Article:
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    17 Refreshingly Honest Realities Of Raising A Kid With ADHD

    Finding your zen will help them find theirs.

    1. When you blame yourself and think: It's all my fault my child with ADHD is struggling. / Via

    No one is to blame. Repeat: No one is to blame. Challenges are opportunities for growth if we choose to see them that way. Choose to see them that way.

    2. When you feel stuck in an endless loop of school meetings and conferences for your ADHD kid. / Via

    You are wise. Ask yourself how to best assist your child and listen to your own intuition. Reach out to people who can truly support you.

    3. When you constantly get the stink-eye from other parents.

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    Your child’s behavior is triggering other parents. They make judgments about you/your kid. Choose inner peace over upset. You will be happier!

    4. When your ADHD child feels terrible because she is not invited to birthday parties.

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    As a parent, we want to spare our children any pain. But we can't. What we can do is love and support them while they struggle.

    5. When other parents are phonies who smile at your face and talk about you/your kid behind your back.

    What other people say about you/your child is none of your business. It has more to do with them than it ever has to do with you. You can let this go.

    6. When you feel like your life is a mess.

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    Place hand over heart and repeat this mantra: “I forgive myself for judging my life as a mess. The truth is that I am doing the best I can. That is enough." Amen.

    7. When you feel like you suck at the parenting thing. / Via

    Place hand over heart and repeat this mantra: “I forgive myself for judging myself as a bad parent. The truth is parenting is not what I expected it to be. I am a work in progress. So is my child.” YES.

    8. When you and your spouse are at each other's throats when it comes to parenting. / Via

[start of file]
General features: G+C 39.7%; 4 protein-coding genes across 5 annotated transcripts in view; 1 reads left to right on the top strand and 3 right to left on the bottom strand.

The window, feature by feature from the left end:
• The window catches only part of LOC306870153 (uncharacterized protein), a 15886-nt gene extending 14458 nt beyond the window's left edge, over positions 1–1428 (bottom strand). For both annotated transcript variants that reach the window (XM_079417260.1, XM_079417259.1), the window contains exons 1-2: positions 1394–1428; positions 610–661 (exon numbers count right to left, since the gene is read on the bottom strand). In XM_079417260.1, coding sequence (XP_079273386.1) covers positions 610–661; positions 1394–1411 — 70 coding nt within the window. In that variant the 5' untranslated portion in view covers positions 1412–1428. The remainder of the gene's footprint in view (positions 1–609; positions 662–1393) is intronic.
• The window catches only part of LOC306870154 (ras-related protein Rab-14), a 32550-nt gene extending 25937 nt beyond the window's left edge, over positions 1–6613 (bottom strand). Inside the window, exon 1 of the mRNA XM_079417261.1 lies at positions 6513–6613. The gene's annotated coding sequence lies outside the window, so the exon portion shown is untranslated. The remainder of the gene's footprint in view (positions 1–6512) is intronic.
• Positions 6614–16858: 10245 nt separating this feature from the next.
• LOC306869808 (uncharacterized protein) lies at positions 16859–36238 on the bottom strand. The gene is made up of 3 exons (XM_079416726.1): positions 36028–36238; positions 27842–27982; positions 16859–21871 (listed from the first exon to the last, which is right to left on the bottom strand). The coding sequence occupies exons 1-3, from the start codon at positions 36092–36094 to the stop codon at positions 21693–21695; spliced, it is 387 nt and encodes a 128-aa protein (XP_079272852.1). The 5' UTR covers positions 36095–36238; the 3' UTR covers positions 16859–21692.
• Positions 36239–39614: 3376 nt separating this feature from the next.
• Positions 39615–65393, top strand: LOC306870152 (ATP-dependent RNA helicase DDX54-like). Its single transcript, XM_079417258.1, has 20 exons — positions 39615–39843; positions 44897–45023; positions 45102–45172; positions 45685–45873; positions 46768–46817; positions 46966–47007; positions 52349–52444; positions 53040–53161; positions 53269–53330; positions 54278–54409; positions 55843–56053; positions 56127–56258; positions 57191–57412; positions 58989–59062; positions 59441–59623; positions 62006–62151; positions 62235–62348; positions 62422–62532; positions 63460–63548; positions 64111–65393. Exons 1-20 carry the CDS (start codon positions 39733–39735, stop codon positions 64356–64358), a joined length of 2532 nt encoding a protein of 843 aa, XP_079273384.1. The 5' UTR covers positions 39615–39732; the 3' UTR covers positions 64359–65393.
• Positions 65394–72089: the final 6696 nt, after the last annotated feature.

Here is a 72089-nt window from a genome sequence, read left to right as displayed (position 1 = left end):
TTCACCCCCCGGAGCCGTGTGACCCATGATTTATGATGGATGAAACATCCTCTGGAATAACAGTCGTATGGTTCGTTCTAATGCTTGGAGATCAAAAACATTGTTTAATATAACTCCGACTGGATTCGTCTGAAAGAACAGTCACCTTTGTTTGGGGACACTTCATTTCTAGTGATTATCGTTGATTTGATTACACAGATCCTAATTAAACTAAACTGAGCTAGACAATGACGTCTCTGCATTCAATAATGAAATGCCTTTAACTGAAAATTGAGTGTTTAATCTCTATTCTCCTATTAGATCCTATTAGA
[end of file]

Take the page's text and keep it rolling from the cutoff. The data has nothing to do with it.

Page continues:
Raising kids is hard. Raising kids with ADHD is the advanced course! You and Hubby (or Wifey) need some wine, date-nights, and relationship-attention time.

    9. When you don't take time to care for yourself because your child is struggling and that would be 'selfish.' / Via

    No. Just no. Filling up your own tank is not selfish; it's self-honoring! You are the fuel for your family. No one's is going anywhere if your tank is empty!

    10. When you think the school hates you because you're always asking for something for your ADHD child. / Via

    It is not your job for other people to like you. It is your job to advocate for your child. You like you. Enough said.

    11. When you believe it's a deep, dark secret that your child has ADHD.


    Challenges are part of the human condition. Your child has nothing to be ashamed of. Neither do you. Hold your head up high!

    12. When you can't sleep because you're freaking out over your ADHD kid's future. / Via

    Fear is simply "Future Events Appearing Real" but they're not. There are zillions of successful adults with ADHD. Stay in The Now.

    13. When you feel guilty because your ADHD kid gets way more attention than your other children. / Via

    Place hand over heart and repeat this mantra: "I forgive myself for judging myself because I don't pay equal attention to my children. I am doing the best I can in a tough situation." Can I get an amen?

    14. When you don't know what to do and are getting desperate. / Via

    Overwhelm is fear hiding under a mountain of to-do's. Reach out for support.

    15. When you think: This is not my Fantasy Family. If only things were different. / Via

    Compare = Despair. Rest assured, everybody's got their struggles.

    16. When you think: A good parent could 'fix' her child's ADHD. / Via

    It is not your job to “fix" your children. It is your job to love and support them while they struggle. Super-Advanced Truth: There is nothing to fix. No one is broken!

    17. When you embrace your kids exactly as they are and love them with all your heart. / Via

    Hell to the yes! By accepting your children with their challenges, you teach them to accept themselves. What's more important than that?

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